Wednesday, April 23, 2014

Quotation And Chart Of The Day: The Rising Tide Isn't Lifting Everyone Edition

The quotation is from this New York Times article:
The American middle class, long the most affluent in the world, has lost that distinction.
While the wealthiest Americans are outpacing many of their global peers, a New York Times analysis shows that across the lower- and middle-income tiers, citizens of other advanced countries have received considerably larger raises over the last three decades.
After-tax middle-class incomes in Canada — substantially behind in 2000 —now appear to be higher than in the United States. The poor in much of Europe earn more than poor Americans.
The chart can be found here.

Unlike middle class income, chart will get larger. Just click.

Tuesday, April 22, 2014

About That Larry Rhoden Ad

I get it; Rhoden is a West River guy. I don't mind the hat, boots, trailer, and bulls. I've got nothing against the West River ethos. My farm boy work shoes came in contact with plenty of manure. (On a side note, I hope the bolo tie comes back back into vogue. For a while even Bruce Springsteen wore one.)

That said, this ad is terrible.

1. I learned nothing about him, and he's not a household name. If Mike Rounds feels the need to introduce himself to voters, Larry Rhoden certainly needs to.

2. It does nothing to distinguish him from any other Republican candidate. Do any of them support Obamacare? Do any of them claim to lack common sense? Do any of them claim that Washington represents South Dakota's interests? I'm pretty sure that every Republican candidate claims to be conservative, married, and a parent.

3. It plays to a stereotype that may turn some voters off.

4. It does nothing to broaden his appeal. (See 2 and 3 above.)

5. The ads production values will make it a joke to every young voter. Please don't claim that authenticity will win them over. Young people think Mumford and Son plays authentic folk music. I like the band, but they're not authentic.

6. Actors claim they never want to be upstaged by children or animals. In this ad the bull upstages Rhoden. If one is upstaged by a bull, I'm not sure how one can claim to be effective dealing with BS 

Monday, April 21, 2014

A Post Wherein I Offer A Plainsman's Corollary To Godwin's Law

First, let's go to the definitions. Godwin's Law "is an Internet adage asserting that 'As an online discussion grows longer, the probability of a comparison involving Nazis or Hitler approaches 1'—​ that is, if an online discussion (regardless of topic or scope) goes on long enough, sooner or later someone will compare someone or something to Hitler or Nazism."

The most famous and canonical corollary is often confused with Godwin's actual law:
. . .there is a tradition in many newsgroups and other Internet discussion forums that once such a comparison is made, the thread is finished and whoever mentioned the Nazis has automatically lost whatever debate was in progress. This principle is itself frequently referred to as Godwin's law.
Before I enunciate my corollary, let me explain how I discovered it. In a recent post, Cory Heidelberger, a debate coach par excellence, makes the case that a Gordon Howie candidacy has the potential to help Rick Weiland win the U.S. Senate race in November.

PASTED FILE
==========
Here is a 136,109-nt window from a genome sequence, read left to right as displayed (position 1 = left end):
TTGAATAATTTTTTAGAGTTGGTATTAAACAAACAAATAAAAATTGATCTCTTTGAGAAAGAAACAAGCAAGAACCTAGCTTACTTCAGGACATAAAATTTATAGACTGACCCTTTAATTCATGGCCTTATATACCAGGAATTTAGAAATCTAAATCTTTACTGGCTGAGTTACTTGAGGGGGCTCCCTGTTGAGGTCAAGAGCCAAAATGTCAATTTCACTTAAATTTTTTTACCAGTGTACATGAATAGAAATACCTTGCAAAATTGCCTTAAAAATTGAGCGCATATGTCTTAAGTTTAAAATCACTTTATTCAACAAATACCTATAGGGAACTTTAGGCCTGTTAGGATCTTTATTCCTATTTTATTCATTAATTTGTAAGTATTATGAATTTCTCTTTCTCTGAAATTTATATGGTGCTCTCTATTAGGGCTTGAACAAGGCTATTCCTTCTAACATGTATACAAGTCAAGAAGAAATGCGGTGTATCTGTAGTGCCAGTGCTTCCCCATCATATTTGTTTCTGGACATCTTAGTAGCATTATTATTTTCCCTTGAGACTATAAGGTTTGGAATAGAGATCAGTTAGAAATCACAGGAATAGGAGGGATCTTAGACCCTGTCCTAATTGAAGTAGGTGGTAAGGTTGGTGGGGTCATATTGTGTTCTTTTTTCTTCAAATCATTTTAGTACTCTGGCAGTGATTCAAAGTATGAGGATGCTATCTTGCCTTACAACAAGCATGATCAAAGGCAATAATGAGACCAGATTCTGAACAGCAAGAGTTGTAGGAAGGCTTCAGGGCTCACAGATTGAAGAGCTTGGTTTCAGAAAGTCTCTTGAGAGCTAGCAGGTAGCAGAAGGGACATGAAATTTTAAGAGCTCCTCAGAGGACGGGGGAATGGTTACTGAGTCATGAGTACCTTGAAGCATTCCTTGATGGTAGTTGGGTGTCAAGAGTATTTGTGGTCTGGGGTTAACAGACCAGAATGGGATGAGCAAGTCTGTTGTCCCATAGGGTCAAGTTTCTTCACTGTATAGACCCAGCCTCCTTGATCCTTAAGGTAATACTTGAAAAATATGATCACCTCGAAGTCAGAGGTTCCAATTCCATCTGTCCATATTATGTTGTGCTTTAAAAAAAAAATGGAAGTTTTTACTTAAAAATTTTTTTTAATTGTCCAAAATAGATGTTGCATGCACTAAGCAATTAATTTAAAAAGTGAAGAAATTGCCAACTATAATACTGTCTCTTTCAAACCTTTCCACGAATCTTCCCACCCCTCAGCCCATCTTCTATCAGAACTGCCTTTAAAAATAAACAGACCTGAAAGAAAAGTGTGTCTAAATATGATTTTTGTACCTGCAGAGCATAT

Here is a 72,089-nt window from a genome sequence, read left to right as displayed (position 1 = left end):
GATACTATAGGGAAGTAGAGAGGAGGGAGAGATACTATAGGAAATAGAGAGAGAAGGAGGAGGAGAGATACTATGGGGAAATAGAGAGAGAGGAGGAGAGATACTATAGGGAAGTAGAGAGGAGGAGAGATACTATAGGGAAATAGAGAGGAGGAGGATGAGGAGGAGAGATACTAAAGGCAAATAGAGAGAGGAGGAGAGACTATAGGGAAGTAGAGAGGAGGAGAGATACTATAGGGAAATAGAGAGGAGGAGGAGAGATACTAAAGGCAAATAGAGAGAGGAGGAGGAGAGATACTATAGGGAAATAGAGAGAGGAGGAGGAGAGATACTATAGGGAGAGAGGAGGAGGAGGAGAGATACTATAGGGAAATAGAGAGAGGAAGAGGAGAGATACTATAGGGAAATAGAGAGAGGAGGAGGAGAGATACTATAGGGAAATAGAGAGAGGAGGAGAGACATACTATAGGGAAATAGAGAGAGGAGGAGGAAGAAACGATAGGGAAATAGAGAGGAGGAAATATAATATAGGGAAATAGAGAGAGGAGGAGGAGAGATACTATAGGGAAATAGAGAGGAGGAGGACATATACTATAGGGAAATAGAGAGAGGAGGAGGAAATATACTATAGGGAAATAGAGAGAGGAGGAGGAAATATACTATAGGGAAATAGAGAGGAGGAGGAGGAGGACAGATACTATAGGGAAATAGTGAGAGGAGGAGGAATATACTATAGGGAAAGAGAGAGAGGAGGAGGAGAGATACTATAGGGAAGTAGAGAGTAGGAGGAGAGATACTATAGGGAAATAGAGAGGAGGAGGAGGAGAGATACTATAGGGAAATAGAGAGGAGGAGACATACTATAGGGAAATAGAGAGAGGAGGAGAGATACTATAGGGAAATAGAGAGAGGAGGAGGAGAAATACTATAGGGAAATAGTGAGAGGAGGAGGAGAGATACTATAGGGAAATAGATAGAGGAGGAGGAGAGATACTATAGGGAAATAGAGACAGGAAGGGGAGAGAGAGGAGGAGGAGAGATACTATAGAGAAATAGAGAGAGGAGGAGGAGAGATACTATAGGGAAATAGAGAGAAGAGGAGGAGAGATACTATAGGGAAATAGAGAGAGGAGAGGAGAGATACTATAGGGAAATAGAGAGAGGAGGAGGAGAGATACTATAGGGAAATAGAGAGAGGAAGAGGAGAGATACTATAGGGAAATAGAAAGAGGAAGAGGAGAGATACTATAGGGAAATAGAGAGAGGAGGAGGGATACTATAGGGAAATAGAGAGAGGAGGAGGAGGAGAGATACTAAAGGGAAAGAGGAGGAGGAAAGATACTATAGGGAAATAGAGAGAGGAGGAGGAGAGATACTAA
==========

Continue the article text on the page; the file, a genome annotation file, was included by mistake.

Tom Lawrence gives Rick Weiland more cause for hope, identifying national historical precedent for a crowded ballot leading to a win for a presumed underdog in a one-to-one race. While Democrat Weiland enjoys easy sailing through spring with no primary challenger, GOP frontrunner Marion Michael Rounds has to face the punches of Stace Nelson, Larry Rhoden, and Jason Ravnsborg (and Stace, Larry, Jason, you all realize that job #1 for each of you at the big SDNA debate in Pierre this morning is to take Rounds down a peg, right?). If Rounds withstands the primary challenge (and his ads show that if he wins, it will be on inertia and money, not on skillful messaging), he still won't be able to focus fire on Weiland. Larry Pressler will harass him from the nostalgic middle, and Gordon Howie will harass him from the right. Weiland could focus on getting Dems to show up and stick together (dangit, Dems! do it!), draw a third of the Indy vote (oh, think big: half!), and beat Rounds with something in the forties
No one in the Madville Times comment section alleged that the scenario provided hollow hope. In the high school debate world, hollow hope disadvantages generally involve the United States Supreme Court's inability to produce a desired result, it has been run on in conjunction with political movements. Most objective observers would accept that a Howie candidacy would produce fewer efficacious results than any court decision.

I thought the matter dead until yesterday, but Representative Steve Hickey ran an old Republican staple, the abortion disadvantage. For the debate coach audience, Hickey's uniqueness is Rounds will defeat both Weiland and Pressler in the status quo. The link is Howie's entering the race as an independent will drain off the disaffected "hell no" voters and allow Weiland will win an election he would have lost. The impact is a pro choice person will be put on the United States Supreme Court; therefore, abortions will continue unabated because Roe v Wade will not be overturned. It's not a nuclear war or extinction scenario, but it's pretty good.

If this were a regular debate round, I'd expect a threat con kritik. For the non-debate folk, threat con is an argument that says enunciating a threat, in this case causing more abortions, is a means of making the threat a reality. Hickey, however, ran his argument on a conservative blog, so no oneengaged Hickey's argument; they merely called each other RINOs, Republicans In Name Only.